Model: 1920 Commercial
Serial Number: 3969m
Year of Manufacture: 1921-1928 (“Pistole Parabellum”, page 863, by Gortz & Sturgess)
Caliber: 7.65x21mm Parabellum (.30 Luger)
Action Type: Toggle Action Semi-Auto, Removable Magazine.
Markings: The left side of the trigger under the sideplate, the back of the rear toggle and the bottom of the sideplate and locking bolt are marked “69”. The left side of the frame behind the trigger is marked “m”. The underside of the sideplate is marked “T”. The front of the frame under the barrel and the underside of the barrel are marked “3969 / m” and the underside of the barrel is also marked with a “Crown / N”. The first nine in the number stamped on the barrel is overstamped over another number, which appears to be “8”. The left side of the receiver at the chamber and the left side of the breechblock are marked with a “Crown / N”. The front toggle is marked with a large “DWM” in script. The left side of the frame in front of the safety is marked “GESICHERT” and the right side of the receiver is marked “MADE IN GERMANY”. The insides of the grip panels are un-marked.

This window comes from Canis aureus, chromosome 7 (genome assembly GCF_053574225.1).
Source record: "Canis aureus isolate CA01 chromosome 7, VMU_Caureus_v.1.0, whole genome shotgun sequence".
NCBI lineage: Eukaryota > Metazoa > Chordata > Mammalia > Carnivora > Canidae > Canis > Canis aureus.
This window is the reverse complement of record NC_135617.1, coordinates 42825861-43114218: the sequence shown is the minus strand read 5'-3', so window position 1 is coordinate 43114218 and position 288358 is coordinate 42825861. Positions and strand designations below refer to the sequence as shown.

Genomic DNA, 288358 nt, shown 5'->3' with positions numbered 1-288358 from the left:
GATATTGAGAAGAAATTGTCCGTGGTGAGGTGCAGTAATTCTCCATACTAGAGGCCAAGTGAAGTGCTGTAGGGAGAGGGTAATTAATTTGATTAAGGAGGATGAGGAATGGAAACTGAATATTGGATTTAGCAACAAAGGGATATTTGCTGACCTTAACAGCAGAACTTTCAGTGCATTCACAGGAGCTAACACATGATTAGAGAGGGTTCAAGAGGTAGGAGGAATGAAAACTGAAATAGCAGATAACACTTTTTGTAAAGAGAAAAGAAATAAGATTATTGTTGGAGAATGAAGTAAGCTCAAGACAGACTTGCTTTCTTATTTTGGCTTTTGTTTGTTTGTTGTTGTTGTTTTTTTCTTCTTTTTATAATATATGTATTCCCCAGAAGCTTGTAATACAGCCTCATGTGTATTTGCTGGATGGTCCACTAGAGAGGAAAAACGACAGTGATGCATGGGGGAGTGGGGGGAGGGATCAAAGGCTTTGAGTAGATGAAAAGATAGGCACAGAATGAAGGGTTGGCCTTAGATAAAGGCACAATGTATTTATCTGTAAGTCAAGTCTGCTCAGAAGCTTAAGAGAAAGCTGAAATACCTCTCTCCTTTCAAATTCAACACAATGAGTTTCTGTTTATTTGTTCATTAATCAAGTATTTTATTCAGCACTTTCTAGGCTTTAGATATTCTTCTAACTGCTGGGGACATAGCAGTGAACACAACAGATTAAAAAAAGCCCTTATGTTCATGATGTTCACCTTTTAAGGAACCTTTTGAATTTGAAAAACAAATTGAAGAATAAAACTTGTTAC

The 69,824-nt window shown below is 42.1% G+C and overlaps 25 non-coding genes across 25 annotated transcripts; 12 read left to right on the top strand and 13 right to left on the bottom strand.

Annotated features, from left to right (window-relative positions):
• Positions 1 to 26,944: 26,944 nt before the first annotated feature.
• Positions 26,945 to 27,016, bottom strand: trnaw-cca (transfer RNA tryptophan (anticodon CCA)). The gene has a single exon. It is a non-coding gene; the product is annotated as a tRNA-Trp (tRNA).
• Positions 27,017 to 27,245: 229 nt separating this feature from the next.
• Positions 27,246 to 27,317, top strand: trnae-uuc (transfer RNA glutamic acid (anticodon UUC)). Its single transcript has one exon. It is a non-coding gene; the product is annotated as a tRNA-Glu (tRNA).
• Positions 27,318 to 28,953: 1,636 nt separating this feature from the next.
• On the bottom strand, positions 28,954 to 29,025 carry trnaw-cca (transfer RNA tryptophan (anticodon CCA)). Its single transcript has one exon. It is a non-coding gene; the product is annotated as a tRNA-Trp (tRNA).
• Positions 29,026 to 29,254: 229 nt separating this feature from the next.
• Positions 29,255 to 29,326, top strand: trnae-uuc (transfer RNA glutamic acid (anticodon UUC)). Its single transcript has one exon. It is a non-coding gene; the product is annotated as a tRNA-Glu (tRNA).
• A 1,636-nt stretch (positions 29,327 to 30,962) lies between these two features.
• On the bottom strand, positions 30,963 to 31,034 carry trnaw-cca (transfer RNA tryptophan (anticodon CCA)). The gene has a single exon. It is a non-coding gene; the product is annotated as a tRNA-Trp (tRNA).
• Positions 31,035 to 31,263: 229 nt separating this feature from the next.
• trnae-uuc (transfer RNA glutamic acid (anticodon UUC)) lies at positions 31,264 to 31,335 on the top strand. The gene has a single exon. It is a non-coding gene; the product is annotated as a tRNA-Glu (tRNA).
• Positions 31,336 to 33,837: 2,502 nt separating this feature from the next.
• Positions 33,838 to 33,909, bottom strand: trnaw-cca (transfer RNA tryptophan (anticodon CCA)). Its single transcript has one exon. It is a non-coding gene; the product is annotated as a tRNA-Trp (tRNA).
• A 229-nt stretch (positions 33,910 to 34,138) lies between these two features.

Barrel Length: 3 ¾”
Sights / Optics: This pistol is mounted with a “V” notch in the back of the toggle and has a serrated ramped front sight blade that is dovetailed into a serrated ramped base on the front barrel band.
Stock Configuration & Condition: The grips are checkered walnut. The checkering shows moderate to heavy wear that is worn smooth around the edges of the grips. There is a tiny ding in the left grip and a tiny mar in the right grip, with light oil staining in both grips. The grips are tight on the frame and there are no cracks or chips noted. The grips rate in about Very Good overall condition.
Type of Finish: The finish is blued. The safety, trigger, locking lever and ejector are straw colored. The sear bar spring and the pins holding the breechblock to the front toggle and the rear toggle to the receiver are fire blued.
Finish Originality: The finish is original.
Bore Condition: The bore is gray with sharp rifling. There is extremely light erosion the length of the bore.